Gifts for a Patent Attorney: The Patent Office Director Game!

Monopoly-manThe USPTO has released its patent pendency simulator so that you can play at home. 

The Patent Pendency Model (PPM) is a Simulation Tool that predicts patent production output based on actual historical data and input assumptions.   The model uses historical patterns in funding, staffing and pendency.  The model uses an interactive spreadsheet  to make calculations and to create graphs of predicted outcomes.

The Simulator works in Microsoft Excel. Players set various inputs each year, including the number of examiners hired, atrition rate, examiner overtime hours, examiner attrition rate, change in application filings, change in the percent of filings that are RCEs. (In the game, the PTO continues with its notion that RCE’s count as applications…)

Although not quite an FPS, the game is at least free!

If you want to spend money:

14 thoughts on “Gifts for a Patent Attorney: The Patent Office Director Game!

  1. 11

    Am I just a too-inexpert user of Excel, or is the PTO still playing hide-the-ball games?

    I can select the cells at the top of the spreadsheet to enter input, but I can’t get into the bottom 2/3 of the table where the formulas are. Are the formulas reasonable?

    And what’s going on in rows 1-130?

    If I can’t validate the model, why should I have any faith in its output? The Administrative Procedure Act requires disclosure of models before an agency relies on the model for rule making… This doesn’t cut it…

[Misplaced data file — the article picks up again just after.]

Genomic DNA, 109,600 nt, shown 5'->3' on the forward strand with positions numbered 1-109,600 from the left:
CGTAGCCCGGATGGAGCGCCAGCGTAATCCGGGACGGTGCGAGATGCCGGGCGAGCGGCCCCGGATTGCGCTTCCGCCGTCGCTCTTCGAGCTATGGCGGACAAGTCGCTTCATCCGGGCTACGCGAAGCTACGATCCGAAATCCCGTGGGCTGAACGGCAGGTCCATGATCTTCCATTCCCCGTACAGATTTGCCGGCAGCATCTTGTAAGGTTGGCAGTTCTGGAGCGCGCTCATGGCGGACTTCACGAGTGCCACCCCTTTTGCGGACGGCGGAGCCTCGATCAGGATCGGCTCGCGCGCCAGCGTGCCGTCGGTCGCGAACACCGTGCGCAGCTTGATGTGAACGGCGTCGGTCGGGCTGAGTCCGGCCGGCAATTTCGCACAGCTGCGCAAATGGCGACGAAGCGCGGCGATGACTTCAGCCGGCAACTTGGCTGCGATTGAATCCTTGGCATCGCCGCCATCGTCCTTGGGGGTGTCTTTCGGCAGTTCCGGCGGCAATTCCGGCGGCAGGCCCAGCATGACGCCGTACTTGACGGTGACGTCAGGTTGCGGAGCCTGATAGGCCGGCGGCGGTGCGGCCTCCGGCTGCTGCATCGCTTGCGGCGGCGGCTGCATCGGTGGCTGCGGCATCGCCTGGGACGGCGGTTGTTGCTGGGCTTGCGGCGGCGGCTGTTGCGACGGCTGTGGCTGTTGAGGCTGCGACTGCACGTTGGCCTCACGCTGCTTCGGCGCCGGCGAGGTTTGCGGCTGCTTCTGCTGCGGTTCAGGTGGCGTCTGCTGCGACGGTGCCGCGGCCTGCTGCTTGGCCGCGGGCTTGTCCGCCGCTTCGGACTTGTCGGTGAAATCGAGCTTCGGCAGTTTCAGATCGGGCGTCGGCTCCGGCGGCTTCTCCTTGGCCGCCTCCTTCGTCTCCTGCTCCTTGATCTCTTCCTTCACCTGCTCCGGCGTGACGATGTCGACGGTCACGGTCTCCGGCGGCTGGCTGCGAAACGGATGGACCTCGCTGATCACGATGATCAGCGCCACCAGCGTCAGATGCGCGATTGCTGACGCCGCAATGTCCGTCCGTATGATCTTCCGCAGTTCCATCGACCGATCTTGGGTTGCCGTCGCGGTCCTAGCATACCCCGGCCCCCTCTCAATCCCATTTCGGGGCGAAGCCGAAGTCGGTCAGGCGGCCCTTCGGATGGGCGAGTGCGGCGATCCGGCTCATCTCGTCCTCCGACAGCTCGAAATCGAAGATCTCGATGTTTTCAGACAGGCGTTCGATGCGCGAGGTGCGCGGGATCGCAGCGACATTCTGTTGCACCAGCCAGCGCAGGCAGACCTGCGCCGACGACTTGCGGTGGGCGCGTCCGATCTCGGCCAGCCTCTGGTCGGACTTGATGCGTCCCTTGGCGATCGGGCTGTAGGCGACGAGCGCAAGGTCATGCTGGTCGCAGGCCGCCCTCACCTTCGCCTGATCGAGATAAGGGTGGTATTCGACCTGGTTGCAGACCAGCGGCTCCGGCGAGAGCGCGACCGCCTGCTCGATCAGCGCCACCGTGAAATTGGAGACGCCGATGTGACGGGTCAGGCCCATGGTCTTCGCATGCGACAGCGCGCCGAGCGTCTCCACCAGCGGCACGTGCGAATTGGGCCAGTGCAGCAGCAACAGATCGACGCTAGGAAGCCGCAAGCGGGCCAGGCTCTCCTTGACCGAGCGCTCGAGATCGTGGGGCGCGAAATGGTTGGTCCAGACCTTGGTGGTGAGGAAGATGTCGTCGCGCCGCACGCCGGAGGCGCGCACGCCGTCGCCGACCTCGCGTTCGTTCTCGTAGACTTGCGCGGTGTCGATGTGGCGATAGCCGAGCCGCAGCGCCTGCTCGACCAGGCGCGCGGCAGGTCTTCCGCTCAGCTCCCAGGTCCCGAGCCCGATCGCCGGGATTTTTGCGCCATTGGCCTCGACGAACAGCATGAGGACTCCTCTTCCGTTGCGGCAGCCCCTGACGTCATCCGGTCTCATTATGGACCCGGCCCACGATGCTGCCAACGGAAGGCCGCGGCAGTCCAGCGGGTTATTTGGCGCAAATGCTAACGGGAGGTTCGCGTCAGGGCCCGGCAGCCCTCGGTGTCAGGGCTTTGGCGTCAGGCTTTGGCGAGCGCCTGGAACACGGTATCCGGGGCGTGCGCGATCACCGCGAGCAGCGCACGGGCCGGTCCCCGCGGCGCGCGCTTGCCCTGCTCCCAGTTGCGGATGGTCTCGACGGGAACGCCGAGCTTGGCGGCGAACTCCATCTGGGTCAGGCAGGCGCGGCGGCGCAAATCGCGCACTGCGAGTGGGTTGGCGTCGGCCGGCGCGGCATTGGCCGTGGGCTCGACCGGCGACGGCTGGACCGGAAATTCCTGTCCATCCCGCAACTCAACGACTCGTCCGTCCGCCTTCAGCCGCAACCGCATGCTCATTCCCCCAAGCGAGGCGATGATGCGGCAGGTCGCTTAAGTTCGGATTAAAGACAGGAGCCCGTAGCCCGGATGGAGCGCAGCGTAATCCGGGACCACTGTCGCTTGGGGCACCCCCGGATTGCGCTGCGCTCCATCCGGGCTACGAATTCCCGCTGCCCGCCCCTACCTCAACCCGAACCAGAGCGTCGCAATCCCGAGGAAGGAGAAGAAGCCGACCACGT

Remember that the PTO represented in its Federal Register rule notices that the Continuations/Claims rules would only affect 11% of applications? Then when the PTO’s internal statistics were produced in the Tafas litigation, they showed that the PTO generated a statistical printout for GC Toupin, showing that 80% would be affected. Yet Mr Toupin signed off on the PTO’s court, public and inter-agency representations.

    So until I can look under the PTO’s numbers I have more questions than answers….

  2. 7

    a graph covering the past 20-30 years and showing both the number of applications filed and examiners with over three years of experience would be interesting/informative

  3. 5

    The one thing this does show is that with sufficient hiring, the projected backlog can be knocked to zero by 2014. It will never happen, but it is possible.

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